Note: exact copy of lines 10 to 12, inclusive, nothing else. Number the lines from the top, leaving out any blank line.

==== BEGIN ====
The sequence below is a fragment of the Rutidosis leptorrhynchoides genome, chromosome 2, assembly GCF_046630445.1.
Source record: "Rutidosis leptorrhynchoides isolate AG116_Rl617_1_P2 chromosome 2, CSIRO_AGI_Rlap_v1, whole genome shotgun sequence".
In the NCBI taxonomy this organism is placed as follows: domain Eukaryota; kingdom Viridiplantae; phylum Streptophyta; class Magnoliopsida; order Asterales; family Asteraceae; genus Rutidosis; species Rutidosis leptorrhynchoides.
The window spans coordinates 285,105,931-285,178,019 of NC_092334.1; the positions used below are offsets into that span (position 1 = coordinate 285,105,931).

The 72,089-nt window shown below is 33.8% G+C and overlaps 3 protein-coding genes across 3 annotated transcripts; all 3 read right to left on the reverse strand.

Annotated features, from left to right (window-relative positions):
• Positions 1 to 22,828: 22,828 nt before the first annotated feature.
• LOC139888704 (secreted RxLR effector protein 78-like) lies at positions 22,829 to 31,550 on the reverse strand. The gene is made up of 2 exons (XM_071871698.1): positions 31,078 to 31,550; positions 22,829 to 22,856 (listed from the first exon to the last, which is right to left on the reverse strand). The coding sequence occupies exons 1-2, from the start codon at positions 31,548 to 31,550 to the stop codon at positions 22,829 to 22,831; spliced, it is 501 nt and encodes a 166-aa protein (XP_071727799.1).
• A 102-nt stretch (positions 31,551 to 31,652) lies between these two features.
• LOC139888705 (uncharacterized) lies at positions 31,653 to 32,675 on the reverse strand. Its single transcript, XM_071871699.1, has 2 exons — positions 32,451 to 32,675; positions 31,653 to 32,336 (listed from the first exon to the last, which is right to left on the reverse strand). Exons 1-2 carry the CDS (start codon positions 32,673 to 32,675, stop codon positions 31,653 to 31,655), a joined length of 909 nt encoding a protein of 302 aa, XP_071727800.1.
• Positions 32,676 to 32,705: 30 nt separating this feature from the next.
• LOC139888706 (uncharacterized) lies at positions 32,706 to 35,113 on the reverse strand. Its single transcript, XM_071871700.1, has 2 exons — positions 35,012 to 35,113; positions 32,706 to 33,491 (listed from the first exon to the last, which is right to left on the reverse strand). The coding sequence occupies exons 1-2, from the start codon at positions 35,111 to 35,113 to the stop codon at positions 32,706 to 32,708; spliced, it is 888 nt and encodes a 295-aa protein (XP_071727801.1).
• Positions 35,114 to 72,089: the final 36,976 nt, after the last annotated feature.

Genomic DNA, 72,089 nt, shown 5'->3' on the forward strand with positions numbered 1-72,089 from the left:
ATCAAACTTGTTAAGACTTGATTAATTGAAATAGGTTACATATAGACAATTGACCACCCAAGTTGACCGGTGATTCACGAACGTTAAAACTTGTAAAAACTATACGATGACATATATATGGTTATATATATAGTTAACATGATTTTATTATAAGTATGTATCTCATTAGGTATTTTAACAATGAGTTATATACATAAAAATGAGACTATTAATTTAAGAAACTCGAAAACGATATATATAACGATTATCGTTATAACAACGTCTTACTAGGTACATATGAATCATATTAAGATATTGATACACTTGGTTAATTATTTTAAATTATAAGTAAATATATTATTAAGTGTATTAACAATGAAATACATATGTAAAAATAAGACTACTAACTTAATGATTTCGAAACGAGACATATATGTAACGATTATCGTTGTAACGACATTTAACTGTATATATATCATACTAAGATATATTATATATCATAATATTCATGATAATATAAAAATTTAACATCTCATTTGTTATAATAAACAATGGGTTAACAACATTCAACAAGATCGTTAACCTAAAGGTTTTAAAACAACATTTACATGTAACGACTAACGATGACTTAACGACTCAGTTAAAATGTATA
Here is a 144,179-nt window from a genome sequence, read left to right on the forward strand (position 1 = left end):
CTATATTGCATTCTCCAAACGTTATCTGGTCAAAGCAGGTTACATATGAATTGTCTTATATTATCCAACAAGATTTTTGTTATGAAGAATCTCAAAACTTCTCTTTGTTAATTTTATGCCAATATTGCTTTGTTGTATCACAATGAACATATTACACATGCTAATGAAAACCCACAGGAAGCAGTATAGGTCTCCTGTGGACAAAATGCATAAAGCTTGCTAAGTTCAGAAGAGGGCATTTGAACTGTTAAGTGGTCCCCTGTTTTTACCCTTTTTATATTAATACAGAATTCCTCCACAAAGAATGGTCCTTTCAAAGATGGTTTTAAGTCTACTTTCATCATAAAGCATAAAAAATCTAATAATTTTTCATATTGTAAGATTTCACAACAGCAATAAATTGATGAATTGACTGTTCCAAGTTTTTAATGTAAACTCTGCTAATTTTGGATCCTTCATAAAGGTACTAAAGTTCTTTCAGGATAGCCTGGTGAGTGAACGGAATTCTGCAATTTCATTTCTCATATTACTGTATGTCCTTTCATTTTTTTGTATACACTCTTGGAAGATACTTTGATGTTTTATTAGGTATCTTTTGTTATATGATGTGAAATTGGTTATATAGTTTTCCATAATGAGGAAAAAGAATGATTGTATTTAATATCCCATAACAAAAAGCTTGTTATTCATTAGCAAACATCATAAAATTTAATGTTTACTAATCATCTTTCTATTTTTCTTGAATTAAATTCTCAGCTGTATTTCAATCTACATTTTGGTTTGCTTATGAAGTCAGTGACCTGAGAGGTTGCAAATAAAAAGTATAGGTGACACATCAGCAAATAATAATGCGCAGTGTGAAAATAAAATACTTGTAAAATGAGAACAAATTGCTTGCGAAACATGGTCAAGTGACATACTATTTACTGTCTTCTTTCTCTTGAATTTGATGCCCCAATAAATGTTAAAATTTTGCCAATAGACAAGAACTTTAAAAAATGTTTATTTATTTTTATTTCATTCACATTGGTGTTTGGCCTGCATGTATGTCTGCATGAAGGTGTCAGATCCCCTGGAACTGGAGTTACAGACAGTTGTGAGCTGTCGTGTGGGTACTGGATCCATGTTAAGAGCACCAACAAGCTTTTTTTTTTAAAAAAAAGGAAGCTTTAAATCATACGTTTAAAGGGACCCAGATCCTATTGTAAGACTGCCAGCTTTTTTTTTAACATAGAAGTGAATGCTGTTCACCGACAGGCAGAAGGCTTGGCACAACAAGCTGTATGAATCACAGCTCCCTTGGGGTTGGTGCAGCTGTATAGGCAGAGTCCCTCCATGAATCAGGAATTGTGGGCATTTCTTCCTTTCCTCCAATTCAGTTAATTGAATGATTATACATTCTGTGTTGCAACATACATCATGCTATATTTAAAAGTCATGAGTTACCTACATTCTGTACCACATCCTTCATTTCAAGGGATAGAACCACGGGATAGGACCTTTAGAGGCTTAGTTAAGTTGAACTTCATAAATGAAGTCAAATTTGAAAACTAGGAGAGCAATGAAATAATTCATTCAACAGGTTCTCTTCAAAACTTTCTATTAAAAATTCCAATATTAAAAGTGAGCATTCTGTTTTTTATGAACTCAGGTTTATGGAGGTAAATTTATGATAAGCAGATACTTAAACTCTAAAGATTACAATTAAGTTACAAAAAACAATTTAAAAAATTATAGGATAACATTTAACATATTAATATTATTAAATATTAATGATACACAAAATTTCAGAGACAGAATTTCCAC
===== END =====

• LOC139888705 (uncharacterized) lies at positions 31,653 to 32,675 on the reverse strand. Its single transcript, XM_071871699.1, has 2 exons — positions 32,451 to 32,675; positions 31,653 to 32,336 (listed from the first exon to the last, which is right to left on the reverse strand). Exons 1-2 carry the CDS (start codon positions 32,673 to 32,675, stop codon positions 31,653 to 31,655), a joined length of 909 nt encoding a protein of 302 aa, XP_071727800.1.
• Positions 32,676 to 32,705: 30 nt separating this feature from the next.
• LOC139888706 (uncharacterized) lies at positions 32,706 to 35,113 on the reverse strand. Its single transcript, XM_071871700.1, has 2 exons — positions 35,012 to 35,113; positions 32,706 to 33,491 (listed from the first exon to the last, which is right to left on the reverse strand). The coding sequence occupies exons 1-2, from the start codon at positions 35,111 to 35,113 to the stop codon at positions 32,706 to 32,708; spliced, it is 888 nt and encodes a 295-aa protein (XP_071727801.1).